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Arab Jew-hatred in The Netherlands

Jerusalem Post Opinion

Something's rotten in the land of Anne Frank

In Holland, this week marks Remembrance Day. This year's proceedings pocket option take place against the disturbing backdrop of a new wave of anti-Semitic violence that is sweeping not just The Netherlands but the whole of Western Europe.

In France and Germany, this new violent anti-Semitism has been around for almost a decade now. In Holland, however, violent incidents used to be just that: incidents, rare disturbances in an otherwise tranquil society. But lately, something is rotten in the land of Anne Frank.

In Amsterdam, a Turkish man, apparently mistaken for a Jew, was verbally abused and beaten up by two Arab immigrant youths. A Jewish retirement home was firebombed. Observant Jews no longer feel safe wearing yarmulkes in public. Anti-Semitic slogans appear on Jewish graves and synagogue buildings.

Even the Remembrance Day services themselves are no longer safe. In Amsterdam, Arab immigrant (mainly Moroccan) youths disrupted last year's proceedings by shouting slogans like "Hamas, Hamas, pump the Jews full of gas"; by burning a flag that had been lowered to half-mast; and by playing football with some of the commemorative wreaths. In a separate incident, guests at another memorial service - including a Holocaust survivor - were physically harassed by a gang of Arab immigrant teenagers.

Dutch politicians and social policy experts are gradually coming round to the view that this problem needs to be taken seriously. So far, however, their efforts at tackling it have been disappointing, to say the least. Perhaps their intransigence has something to do with the fact that it isn't their old b te noir, the extreme Right, that is behind this latest outburst of anti-Semitic violence. For as the Amsterdam-based Center for Information and Documentation on Israel (CIDI) has pointed out, the new anti-Semitism is overwhelmingly an Arab immigrant phenomenon. And even in post-Pim Fortuyn Dutch society, where anti-Islamism is now a mainstream political sentiment, accusing Arabs of anti-Jewish racist crimes is still a major taboo.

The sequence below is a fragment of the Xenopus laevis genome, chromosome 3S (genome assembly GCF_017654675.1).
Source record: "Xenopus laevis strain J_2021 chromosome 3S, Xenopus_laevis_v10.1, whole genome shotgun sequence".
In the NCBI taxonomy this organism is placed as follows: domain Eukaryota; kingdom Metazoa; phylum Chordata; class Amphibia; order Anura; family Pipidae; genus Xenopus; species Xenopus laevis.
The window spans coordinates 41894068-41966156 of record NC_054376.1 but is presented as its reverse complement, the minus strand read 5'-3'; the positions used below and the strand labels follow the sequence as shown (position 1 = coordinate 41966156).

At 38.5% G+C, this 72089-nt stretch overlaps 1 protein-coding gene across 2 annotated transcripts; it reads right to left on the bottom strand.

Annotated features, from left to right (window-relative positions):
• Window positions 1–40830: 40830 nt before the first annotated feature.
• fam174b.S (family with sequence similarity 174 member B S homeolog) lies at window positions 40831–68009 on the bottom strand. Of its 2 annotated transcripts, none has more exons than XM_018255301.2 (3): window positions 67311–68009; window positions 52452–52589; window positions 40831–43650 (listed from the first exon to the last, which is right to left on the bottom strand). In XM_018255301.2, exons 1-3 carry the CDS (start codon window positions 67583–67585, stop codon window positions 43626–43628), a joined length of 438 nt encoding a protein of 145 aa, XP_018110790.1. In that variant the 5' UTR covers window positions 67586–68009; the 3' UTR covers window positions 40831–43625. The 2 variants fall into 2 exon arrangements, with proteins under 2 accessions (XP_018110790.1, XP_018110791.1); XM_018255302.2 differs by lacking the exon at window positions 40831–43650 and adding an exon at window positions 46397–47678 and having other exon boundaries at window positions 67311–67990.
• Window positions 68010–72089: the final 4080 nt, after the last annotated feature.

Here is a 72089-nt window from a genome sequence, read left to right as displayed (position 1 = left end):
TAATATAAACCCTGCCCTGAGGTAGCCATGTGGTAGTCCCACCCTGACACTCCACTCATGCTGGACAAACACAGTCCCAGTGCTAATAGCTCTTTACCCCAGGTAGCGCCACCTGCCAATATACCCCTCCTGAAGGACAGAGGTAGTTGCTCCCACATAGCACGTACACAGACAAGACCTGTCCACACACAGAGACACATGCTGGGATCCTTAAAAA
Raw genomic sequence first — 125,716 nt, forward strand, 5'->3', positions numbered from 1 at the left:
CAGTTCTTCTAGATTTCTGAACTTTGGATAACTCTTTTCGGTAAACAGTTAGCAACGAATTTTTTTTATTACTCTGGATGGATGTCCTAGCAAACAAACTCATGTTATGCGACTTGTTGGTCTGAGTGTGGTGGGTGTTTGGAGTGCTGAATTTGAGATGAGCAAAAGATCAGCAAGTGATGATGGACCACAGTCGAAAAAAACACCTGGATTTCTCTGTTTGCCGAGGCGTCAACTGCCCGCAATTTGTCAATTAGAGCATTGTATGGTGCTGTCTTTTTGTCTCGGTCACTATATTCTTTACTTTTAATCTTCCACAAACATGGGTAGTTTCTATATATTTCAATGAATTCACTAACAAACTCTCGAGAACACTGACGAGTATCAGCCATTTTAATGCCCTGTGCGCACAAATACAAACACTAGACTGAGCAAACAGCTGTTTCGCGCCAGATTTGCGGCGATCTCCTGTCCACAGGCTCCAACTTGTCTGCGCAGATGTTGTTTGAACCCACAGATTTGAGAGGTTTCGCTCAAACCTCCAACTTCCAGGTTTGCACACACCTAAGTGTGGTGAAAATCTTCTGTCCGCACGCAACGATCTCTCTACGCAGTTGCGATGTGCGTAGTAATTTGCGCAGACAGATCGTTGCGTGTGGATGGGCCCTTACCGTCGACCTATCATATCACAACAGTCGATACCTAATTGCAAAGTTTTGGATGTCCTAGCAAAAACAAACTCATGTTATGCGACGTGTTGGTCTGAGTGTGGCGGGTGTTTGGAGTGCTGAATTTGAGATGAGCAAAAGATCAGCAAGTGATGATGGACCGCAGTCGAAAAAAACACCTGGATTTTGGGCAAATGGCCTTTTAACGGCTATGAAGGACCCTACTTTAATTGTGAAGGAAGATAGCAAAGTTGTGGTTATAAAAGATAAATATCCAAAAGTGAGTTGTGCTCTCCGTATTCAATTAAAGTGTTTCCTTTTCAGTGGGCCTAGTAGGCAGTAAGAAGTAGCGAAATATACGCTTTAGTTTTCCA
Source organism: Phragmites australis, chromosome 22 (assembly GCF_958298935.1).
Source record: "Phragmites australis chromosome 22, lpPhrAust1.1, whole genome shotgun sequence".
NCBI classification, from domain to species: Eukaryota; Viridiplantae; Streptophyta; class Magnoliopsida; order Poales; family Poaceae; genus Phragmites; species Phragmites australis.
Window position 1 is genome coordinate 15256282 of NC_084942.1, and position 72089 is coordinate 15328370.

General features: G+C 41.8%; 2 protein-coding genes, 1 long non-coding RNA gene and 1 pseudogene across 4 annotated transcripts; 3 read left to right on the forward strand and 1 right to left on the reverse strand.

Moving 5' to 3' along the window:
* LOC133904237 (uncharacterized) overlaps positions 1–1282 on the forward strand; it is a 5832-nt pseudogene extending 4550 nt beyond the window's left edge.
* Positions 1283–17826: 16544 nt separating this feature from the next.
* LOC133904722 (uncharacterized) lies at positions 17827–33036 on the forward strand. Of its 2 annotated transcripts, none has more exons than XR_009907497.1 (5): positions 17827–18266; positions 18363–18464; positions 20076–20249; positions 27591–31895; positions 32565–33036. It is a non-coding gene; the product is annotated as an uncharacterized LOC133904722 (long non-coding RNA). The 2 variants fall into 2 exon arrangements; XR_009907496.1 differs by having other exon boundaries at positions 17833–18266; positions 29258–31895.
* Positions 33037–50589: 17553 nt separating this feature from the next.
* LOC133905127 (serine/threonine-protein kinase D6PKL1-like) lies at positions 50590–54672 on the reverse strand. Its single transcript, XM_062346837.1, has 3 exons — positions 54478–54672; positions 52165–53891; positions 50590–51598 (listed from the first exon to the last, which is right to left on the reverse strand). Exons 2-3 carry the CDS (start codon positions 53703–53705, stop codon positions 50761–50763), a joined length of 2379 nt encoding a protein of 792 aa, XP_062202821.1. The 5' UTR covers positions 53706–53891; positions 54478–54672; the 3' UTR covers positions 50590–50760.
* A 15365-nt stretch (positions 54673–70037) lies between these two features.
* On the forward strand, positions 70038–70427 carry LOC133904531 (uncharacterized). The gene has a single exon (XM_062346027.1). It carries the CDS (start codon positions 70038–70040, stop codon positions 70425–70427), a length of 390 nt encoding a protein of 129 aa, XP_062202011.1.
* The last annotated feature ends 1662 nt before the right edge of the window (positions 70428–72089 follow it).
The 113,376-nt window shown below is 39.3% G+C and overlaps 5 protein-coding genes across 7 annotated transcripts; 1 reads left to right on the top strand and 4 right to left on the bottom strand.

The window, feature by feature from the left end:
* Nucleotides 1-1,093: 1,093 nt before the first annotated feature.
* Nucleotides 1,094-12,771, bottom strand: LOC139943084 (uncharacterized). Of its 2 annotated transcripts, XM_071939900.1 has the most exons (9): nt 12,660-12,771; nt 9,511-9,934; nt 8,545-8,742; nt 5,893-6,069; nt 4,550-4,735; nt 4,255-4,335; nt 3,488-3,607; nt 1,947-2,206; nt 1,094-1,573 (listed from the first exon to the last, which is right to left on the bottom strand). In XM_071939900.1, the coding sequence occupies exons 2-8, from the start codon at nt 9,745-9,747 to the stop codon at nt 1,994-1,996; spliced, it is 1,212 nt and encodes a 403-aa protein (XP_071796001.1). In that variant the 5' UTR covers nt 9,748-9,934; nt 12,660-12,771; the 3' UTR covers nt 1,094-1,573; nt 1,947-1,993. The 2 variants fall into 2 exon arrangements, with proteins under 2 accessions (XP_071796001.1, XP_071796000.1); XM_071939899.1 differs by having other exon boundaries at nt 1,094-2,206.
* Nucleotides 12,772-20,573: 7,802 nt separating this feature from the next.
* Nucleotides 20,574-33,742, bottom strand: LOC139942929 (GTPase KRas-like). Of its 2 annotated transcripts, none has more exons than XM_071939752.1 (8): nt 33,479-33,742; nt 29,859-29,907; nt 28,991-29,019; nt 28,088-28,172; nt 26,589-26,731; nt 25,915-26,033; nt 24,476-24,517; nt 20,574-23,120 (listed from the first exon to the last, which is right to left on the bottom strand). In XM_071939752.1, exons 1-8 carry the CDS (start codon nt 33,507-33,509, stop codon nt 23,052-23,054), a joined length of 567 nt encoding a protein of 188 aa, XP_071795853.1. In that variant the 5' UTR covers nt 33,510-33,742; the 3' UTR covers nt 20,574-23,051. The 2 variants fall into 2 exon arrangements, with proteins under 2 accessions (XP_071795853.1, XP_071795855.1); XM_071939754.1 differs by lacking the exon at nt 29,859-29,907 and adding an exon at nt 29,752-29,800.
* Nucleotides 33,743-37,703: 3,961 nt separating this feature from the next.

INSTEAD OF naming, shaming, and punishing the perpetrators of these crimes, the Dutch political class prefers to "gain a deeper understanding of the motives of the criminals." The Amsterdam Social Services Commissioner Ahmed Aboutaleb thinks he has found this root cause of Arab anger: the Israeli-Palestinian conflict. Basing his argument on the old maxim that if a Jew gets harassed it must be because he's done something wrong, Aboutaleb claims that Arab immigrant youths "sometimes develop anti-Semitic feelings because they (or their parents) strongly sympathize with the Palestinian cause." He also urges people to make the distinction pocket option india between "normal street talk" and real anti-Semitism which, according to him, is a much rarer phenomenon.

No wonder, then, that the Dutch police don't know what to do with the case of the Turkish immigrant rapper zg r Korkmaz and his group NAG (Nieuwe Allochtone Generatie - New Immigrant Generation). In his song "F***ing Jews," Korkmaz warns the "f***ing Jews" that immigrants are "comin' to kill" them. After CIDI's director Ronnie Naftaniel filed a complaint against him, Korkmaz reported to his local police station. But the police, who probably couldn't decide whether these lyrics were an expression of genuine anti-Semitic feelings or just normal street talk, sent him away without even charging him. "I don't understand," Korkmaz said. "I was here to make a statement because I feel CIDI is right. My lyrics were completely over the top." Instead of singing "kill all Jews," he would have preferred to have sung "kill the Jews that are in Israel's government and are responsible for the slaughter of Palestinian babies."

Korkmaz's song is a hit among Arab immigrant schoolchildren. He is obviously an idiot, but he was on to something when, in the course of complaining about being "unfairly singled out" by CIDI, he observed that "Holland is full of Jew-haters, and the Internet is full of songs like mine."

Through the Internet and satellite television, Arab youths are in fact exposed to a daily diet of virulently anti-Semitic propaganda in which Muslims are called on to kill Jews and destroy Israel.

This wave of anti-Semitism isn't any more rational than its many predecessors. What the people who commit these new anti-Semitic crimes deserve is not therapy but a prison sentence. To the many others who don't commit acts of violence against Jews themselves but sympathize with those that do, it should be explained that, in the words of the final declaration of the recent Berlin conference on anti-Semitism, "nothing can ever justify anti-Semitic statements, let alone anti-Semitic violence."

As Holland remembers its dead, the Dutch would do well to explain to their Arab compatriots that the annual Dodenherdenking, a pocket options demo tribute to those who died during the Second World War, is first and foremost a Jodenherdenking - a tribute to the many Jewish victims of the Nazi regime. And that the motto of Remembrance Day forever will be Nooit Meer - Never Again.

The writer is a columnist for the Dutch publications Vrij Nederland and De Gelderlander and for the Dutch edition of Reader's Digest.

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